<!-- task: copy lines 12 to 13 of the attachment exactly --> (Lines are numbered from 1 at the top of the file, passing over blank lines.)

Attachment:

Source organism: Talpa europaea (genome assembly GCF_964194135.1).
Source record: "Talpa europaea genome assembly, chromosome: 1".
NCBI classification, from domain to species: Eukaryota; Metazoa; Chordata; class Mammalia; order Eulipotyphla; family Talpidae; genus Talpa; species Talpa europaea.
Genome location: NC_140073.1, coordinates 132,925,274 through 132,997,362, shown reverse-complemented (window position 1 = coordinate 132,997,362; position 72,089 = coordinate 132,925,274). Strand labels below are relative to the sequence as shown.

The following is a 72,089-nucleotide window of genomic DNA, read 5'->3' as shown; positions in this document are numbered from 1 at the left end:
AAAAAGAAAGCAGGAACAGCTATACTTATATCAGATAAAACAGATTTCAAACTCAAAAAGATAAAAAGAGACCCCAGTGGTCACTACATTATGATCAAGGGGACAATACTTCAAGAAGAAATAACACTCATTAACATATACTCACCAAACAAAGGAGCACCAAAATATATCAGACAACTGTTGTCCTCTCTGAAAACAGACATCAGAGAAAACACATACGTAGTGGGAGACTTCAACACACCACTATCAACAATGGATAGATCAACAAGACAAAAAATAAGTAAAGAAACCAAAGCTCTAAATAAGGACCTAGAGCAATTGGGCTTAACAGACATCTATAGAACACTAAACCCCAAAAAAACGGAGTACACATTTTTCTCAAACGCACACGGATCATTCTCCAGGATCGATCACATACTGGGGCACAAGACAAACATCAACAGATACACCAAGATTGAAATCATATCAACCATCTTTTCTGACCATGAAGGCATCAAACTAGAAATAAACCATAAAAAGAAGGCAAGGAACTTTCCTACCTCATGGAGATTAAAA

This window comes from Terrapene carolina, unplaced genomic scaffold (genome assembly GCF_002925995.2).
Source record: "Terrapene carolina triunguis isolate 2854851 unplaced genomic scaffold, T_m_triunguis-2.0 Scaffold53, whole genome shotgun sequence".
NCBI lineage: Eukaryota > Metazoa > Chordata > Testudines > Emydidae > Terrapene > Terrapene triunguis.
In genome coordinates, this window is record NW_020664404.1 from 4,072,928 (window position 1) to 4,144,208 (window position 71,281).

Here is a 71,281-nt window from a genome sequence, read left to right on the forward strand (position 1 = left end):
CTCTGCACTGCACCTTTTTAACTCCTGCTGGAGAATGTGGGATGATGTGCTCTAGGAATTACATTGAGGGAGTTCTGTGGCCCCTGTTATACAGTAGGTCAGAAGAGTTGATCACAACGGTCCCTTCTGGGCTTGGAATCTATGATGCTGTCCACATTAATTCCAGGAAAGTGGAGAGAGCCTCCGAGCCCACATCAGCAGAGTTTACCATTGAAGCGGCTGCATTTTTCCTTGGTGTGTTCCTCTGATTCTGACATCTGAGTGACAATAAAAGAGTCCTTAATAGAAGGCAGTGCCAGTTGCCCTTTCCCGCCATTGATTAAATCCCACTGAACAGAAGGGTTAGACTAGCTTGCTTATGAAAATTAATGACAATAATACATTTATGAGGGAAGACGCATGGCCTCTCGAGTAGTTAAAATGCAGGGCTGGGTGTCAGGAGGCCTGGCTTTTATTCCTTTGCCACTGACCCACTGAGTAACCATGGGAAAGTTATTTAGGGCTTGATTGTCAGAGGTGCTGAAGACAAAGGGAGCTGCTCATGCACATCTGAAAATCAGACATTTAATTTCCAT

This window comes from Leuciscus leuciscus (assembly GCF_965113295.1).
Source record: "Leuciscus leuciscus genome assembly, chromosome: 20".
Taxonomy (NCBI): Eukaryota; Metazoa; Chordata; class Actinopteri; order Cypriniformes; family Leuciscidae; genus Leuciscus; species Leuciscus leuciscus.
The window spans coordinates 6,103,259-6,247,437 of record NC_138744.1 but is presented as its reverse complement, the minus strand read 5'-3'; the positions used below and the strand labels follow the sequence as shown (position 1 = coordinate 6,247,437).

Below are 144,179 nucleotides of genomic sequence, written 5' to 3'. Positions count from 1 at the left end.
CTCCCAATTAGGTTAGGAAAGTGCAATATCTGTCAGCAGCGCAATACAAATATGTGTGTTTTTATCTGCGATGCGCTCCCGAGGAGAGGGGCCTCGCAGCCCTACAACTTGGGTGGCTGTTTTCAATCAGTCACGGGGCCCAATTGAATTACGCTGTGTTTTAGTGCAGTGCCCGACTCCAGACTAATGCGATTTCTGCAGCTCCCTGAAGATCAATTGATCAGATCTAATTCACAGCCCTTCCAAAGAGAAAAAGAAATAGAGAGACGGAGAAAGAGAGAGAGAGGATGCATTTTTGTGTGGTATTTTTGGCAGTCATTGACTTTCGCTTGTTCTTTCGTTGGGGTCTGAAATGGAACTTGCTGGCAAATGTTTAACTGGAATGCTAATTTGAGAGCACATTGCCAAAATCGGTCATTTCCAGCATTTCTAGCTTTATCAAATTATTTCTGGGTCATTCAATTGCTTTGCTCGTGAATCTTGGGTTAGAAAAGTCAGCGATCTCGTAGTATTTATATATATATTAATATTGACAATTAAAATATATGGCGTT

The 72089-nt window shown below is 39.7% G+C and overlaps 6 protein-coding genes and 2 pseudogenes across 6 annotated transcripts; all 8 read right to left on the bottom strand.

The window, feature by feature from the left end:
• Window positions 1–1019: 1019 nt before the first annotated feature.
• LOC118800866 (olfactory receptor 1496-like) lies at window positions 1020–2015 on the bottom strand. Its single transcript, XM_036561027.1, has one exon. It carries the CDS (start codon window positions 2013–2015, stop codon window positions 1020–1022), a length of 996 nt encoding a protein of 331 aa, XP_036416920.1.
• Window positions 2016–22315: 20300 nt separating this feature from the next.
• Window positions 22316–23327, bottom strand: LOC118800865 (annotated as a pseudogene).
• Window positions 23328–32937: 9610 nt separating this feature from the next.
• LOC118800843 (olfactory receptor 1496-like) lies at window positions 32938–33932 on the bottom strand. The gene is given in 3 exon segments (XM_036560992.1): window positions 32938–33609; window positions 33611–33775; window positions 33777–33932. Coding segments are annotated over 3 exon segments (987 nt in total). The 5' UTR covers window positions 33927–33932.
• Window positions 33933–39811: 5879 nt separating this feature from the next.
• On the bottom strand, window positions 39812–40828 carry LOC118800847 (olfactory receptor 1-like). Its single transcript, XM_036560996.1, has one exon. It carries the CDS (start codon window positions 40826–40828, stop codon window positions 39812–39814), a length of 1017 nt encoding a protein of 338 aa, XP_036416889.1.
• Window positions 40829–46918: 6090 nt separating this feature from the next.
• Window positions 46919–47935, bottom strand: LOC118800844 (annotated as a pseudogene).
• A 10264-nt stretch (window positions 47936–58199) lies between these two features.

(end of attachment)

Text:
CTCTGCACTGCACCTTTTTAACTCCTGCTGGAGAATGTGGGATGATGTGCTCTAGGAATTACATTGAGGGAGTTCTGTGGCCCCTGTTATACAGTAGGTCAGAAGAGTTGATCACAACGGTCCCTTCTGGGCTTGGAATCTATGATGCTGTCCACATTAATTCCAGGAAAGTGGAGAGAGCCTCCGAGCCCACATCAGCAGAGTTTACCATTGAAGCGGCTGCATTTTTCCTTGGTGTGTTCCTCTGATTCTGACATCTGAGTGACAATAAAAGAGTCCTTAATAGAAGGCAGTGCCAGTTGCCCTTTCCCGCCATTGATTAAATCCCACTGAACAGAAGGGTTAGACTAGCTTGCTTATGAAAATTAATGACAATAATACATTTATGAGGGAAGACGCATGGCCTCTCGAGTAGTTAAAATGCAGGGCTGGGTGTCAGGAGGCCTGGCTTTTATTCCTTTGCCACTGACCCACTGAGTAACCATGGGAAAGTTATTTAGGGCTTGATTGTCAGAGGTGCTGAAGACAAAGGGAGCTGCTCATGCACATCTGAAAATCAGACATTTAATTTCCAT

This window comes from Leuciscus leuciscus (assembly GCF_965113295.1).